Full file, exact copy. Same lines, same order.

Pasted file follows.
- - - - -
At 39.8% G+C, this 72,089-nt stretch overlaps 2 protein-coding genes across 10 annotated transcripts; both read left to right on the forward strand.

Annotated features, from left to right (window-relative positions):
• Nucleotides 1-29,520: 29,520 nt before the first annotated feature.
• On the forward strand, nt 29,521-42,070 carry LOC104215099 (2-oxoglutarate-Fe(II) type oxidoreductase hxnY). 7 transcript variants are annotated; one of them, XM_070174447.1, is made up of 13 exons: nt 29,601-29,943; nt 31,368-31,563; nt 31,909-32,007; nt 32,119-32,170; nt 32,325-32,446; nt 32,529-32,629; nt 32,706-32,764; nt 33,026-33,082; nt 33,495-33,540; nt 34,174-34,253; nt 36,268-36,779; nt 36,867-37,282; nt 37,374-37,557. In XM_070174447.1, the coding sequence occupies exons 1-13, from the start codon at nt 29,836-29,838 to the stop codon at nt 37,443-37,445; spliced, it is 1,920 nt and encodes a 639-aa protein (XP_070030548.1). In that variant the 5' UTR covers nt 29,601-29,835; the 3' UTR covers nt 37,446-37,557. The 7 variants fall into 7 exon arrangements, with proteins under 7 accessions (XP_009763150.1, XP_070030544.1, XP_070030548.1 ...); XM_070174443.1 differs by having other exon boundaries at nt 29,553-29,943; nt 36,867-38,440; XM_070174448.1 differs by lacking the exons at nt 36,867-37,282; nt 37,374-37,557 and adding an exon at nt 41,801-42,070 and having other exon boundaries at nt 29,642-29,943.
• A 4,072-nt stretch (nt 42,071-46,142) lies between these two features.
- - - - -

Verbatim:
At 39.8% G+C, this 72,089-nt stretch overlaps 2 protein-coding genes across 10 annotated transcripts; both read left to right on the forward strand.

Annotated features, from left to right (window-relative positions):
• Nucleotides 1-29,520: 29,520 nt before the first annotated feature.
• On the forward strand, nt 29,521-42,070 carry LOC104215099 (2-oxoglutarate-Fe(II) type oxidoreductase hxnY). 7 transcript variants are annotated; one of them, XM_070174447.1, is made up of 13 exons: nt 29,601-29,943; nt 31,368-31,563; nt 31,909-32,007; nt 32,119-32,170; nt 32,325-32,446; nt 32,529-32,629; nt 32,706-32,764; nt 33,026-33,082; nt 33,495-33,540; nt 34,174-34,253; nt 36,268-36,779; nt 36,867-37,282; nt 37,374-37,557. In XM_070174447.1, the coding sequence occupies exons 1-13, from the start codon at nt 29,836-29,838 to the stop codon at nt 37,443-37,445; spliced, it is 1,920 nt and encodes a 639-aa protein (XP_070030548.1). In that variant the 5' UTR covers nt 29,601-29,835; the 3' UTR covers nt 37,446-37,557. The 7 variants fall into 7 exon arrangements, with proteins under 7 accessions (XP_009763150.1, XP_070030544.1, XP_070030548.1 ...); XM_070174443.1 differs by having other exon boundaries at nt 29,553-29,943; nt 36,867-38,440; XM_070174448.1 differs by lacking the exons at nt 36,867-37,282; nt 37,374-37,557 and adding an exon at nt 41,801-42,070 and having other exon boundaries at nt 29,642-29,943.
• A 4,072-nt stretch (nt 42,071-46,142) lies between these two features.